The year was 2014, I was eight years younger, and because of that, it was a very good year. Do you remember that time when it didn’t hurt to get out of bed? When camera bags didn’t feel like bags of wet cement, when your eyesight was so good you could spot a discounted Cabernet Sauvignon from one hundred paces. Ah those were the days. I shall remember them fondly.
So how did I get this shot? I am glad you asked. Firstly it wasn’t without some serious risk taking on my part. As you may know from previous lies, I mean stories, I take this landscape photography very seriously. So much so my wife has recently purchased Frankincense and Rose hip oil to help straighten out my frown lines. Remember when you didn’t have frown lines?
So really, HOW was this photograph taken?
Firstly let me set the place. It is Torndirrup National Park at a spot called the Gap not far from the southern town of Albany in Western Australia. The coastline here is battered relentlessly by the Southern Ocean. If you went south from this spot the next land mass you will hit is Antarctica. When the swell arrives it is huge and angry. To say death is a likely outcome when photographing here might be an exaggeration, but it does help set the mood and make things rather more dramatic. What you don’t see behind the camera is a sheer drop into the cold dark water. If you take that drop, you won’t be developing the negs, if you know what I mean!
The coastline, because of all this extreme weather, is rugged and photogenic. This group of rocks are larger than they look. In fact, if you fell off these you would probably die horribly. Luckily I was born with common sense, or is it just common? Anyway I didn’t think the view from the top was as nice as the view from the bottom. I was then interested in trying to balance the composition and offer interest in the foreground that would lead your eye to the rocks behind. I specifically used a vertical crop to allow more of the foreground to tell the story. This also allowed me to balance the three rocks with the central one the main point of interest.
The image was shot on my Phase One IQ280 with the 28mm Phase One lens. The shutter was 2.5 sec with an aperture of F/12 and ISO 35. The camera was secured to a tripod as the light was low and was before the sun had risen. Now you say, “those clouds look to be moving way more than the 2.5 sec exposure would imply.” You would be right in that and please let me offer up a defence. The clouds weren’t moving fast enough and as a result the sky looked a little, as an Aussie would say, “poxie”. Roughly translated it means pretty average! So being the purist I am and by asking the viewers to, “look away, nothing to see here”, I possibly, maybe, definitely added a bit of motion blur to the sky in Photoshop. I know, I know, I can see you now shaking your fists at the screen screaming “WHY, WHY”. I guess I just got lazy and must of left the ND filter back in the Lamborghini. Still it is only a little thing and the real heroes are the rocks. I have also focus stacked this image from five individual frames, all focussed at different points and combined using PT GUI.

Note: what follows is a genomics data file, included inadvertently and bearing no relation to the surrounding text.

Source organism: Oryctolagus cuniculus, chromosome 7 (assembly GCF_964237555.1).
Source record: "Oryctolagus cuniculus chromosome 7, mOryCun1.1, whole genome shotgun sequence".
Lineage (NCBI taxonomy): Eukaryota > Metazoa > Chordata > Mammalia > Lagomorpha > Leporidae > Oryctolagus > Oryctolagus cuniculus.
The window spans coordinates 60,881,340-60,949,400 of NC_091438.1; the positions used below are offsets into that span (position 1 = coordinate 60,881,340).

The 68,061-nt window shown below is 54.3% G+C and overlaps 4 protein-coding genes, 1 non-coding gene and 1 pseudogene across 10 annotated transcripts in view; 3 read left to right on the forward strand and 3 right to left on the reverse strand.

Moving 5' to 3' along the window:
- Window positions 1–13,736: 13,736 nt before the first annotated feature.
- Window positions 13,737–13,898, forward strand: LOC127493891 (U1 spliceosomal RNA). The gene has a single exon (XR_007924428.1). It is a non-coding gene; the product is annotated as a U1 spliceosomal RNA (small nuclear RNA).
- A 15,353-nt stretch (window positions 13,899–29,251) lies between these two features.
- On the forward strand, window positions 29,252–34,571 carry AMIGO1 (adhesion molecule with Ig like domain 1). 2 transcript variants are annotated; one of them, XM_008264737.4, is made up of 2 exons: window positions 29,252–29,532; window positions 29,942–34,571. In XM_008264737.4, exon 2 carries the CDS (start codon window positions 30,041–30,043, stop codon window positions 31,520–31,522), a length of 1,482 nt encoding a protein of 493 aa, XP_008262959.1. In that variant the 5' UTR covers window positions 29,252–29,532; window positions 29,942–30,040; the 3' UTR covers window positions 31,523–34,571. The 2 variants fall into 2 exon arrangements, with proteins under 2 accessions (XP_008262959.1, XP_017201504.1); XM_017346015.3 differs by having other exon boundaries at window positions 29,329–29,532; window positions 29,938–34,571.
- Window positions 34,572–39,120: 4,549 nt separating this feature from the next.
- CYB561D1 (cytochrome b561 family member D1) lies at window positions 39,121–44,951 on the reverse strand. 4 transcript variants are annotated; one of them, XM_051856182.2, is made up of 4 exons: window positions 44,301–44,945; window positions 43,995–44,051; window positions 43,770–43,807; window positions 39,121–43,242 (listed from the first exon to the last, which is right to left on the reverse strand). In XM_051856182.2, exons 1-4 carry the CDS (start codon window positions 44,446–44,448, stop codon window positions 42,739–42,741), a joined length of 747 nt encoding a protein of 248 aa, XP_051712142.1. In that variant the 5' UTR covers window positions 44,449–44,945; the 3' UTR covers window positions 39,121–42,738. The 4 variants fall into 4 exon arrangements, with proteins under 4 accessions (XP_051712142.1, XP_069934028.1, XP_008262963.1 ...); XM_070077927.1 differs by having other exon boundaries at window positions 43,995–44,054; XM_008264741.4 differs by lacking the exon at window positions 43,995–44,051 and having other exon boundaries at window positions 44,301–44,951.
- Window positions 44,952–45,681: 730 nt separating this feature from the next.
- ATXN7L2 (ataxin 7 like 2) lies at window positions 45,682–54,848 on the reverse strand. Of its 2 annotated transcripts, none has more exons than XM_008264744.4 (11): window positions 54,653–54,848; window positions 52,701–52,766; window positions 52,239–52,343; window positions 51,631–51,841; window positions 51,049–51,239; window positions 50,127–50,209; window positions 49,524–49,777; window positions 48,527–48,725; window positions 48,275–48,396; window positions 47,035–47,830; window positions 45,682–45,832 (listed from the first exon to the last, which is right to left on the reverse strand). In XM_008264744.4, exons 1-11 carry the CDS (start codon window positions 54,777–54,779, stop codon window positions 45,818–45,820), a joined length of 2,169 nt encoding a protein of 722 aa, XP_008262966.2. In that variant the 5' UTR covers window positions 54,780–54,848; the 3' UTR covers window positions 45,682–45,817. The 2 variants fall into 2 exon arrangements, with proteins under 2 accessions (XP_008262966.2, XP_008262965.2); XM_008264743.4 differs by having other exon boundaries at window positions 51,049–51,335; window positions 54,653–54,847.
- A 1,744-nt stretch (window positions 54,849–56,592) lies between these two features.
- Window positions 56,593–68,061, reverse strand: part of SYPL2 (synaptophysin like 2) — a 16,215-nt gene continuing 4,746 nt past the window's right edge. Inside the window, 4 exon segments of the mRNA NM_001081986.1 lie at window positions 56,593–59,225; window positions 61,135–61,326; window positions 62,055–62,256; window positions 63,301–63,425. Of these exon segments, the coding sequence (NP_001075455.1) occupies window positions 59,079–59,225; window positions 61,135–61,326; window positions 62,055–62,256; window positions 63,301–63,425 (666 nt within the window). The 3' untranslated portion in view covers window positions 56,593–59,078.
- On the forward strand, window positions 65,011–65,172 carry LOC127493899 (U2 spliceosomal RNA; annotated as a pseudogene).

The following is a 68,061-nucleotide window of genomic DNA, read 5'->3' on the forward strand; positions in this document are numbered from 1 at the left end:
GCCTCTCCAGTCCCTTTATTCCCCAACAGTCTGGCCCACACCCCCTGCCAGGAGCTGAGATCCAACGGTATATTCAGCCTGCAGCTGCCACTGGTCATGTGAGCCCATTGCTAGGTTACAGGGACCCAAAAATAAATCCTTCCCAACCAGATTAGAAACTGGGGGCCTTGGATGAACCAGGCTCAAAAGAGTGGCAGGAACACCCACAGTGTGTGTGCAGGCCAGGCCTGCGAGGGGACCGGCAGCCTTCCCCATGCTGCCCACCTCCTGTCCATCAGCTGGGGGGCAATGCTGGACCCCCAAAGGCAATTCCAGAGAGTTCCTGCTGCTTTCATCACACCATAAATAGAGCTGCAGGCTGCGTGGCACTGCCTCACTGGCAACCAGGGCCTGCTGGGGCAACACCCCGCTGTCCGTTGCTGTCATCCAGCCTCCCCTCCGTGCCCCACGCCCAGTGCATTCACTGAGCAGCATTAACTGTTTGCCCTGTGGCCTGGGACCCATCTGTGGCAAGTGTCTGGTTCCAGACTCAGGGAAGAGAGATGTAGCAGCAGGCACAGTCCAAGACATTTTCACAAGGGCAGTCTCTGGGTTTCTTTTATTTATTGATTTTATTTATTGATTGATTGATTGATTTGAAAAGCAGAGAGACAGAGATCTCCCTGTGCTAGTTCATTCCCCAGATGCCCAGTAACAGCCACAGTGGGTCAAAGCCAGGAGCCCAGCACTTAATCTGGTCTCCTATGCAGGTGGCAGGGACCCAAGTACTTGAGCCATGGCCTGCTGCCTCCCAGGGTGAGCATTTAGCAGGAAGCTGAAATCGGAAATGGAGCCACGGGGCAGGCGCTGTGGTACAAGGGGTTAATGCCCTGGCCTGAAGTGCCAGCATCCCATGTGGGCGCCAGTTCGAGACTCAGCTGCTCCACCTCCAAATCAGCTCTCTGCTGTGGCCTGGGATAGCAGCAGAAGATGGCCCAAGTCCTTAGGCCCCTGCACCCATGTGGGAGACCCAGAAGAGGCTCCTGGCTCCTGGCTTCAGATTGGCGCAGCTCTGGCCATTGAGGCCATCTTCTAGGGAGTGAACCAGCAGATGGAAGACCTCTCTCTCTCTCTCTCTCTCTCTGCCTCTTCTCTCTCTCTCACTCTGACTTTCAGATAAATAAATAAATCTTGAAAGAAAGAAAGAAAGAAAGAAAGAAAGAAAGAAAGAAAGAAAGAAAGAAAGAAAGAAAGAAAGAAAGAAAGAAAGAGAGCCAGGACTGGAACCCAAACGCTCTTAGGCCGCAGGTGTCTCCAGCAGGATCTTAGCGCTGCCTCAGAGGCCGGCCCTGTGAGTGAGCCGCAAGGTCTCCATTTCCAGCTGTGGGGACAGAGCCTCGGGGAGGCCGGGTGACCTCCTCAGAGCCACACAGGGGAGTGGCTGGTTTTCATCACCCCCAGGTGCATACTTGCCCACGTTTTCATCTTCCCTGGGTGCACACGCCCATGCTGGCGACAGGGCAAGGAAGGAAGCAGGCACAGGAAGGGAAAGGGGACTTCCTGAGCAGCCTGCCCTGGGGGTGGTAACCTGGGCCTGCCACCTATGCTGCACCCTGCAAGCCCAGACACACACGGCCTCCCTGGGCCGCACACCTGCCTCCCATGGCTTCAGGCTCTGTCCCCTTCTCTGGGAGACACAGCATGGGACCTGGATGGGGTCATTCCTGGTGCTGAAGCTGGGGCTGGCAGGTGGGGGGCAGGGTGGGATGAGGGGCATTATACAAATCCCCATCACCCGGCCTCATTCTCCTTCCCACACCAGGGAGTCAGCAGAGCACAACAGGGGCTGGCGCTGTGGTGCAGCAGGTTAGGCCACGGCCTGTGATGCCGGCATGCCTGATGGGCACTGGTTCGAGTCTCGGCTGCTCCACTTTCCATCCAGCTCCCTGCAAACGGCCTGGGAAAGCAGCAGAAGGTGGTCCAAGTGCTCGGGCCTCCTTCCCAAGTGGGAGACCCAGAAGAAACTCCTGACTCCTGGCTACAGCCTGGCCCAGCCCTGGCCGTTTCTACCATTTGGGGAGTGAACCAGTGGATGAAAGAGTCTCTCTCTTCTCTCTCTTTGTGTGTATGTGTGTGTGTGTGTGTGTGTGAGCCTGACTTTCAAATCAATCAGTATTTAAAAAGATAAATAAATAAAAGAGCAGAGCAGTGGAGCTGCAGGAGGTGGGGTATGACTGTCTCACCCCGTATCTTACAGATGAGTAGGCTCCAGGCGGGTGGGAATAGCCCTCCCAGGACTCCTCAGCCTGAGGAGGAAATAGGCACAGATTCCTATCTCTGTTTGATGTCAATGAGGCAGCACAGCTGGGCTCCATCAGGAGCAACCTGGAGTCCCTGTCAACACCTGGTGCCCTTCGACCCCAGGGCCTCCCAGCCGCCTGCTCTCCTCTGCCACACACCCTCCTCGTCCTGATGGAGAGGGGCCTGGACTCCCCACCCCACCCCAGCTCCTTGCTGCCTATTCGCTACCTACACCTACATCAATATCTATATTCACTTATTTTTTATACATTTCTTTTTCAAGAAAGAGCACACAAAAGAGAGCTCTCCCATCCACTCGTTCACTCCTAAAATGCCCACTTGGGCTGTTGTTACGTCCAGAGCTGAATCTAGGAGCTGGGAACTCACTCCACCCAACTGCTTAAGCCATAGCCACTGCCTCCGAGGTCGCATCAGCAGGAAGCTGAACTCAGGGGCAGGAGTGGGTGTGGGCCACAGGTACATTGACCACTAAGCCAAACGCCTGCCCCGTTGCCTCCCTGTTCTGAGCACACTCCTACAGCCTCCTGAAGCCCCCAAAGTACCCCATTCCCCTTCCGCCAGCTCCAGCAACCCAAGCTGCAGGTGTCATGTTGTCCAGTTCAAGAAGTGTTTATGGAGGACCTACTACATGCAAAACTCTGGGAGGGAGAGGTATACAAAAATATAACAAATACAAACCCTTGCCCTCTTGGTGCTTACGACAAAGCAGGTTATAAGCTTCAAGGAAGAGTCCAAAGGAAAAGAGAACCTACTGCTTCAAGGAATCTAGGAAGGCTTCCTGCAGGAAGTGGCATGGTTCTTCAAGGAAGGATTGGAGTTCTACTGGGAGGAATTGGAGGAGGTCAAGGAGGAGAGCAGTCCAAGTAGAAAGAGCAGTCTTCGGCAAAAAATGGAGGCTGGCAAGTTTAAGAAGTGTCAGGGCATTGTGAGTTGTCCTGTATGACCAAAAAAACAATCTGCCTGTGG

In Capture One I messed around (carefully selected) the white balance to set the colour I wanted. I also wanted to lighten and bring out the detail in the rock. By having blues and oranges, two complimentary colours, it adds to the visual harmony and overall pleasing aesthetic. Photoshop was used to continue to refine the image and I used simple dodging and burning techniques to lighten the light areas and darken the shadows. This allowed me to make the rocks look more dimensional and increase depth and three dimensionality.
I hope you have enjoyed my completely honest and unbiased technical report on how this image came together. What I haven’t mentioned was how I love what I do and how much fun I have doing it. Life is too short, get out and enjoy the pure pleasure of making photographs. There are no rules, just pixels, do with them what you want!!!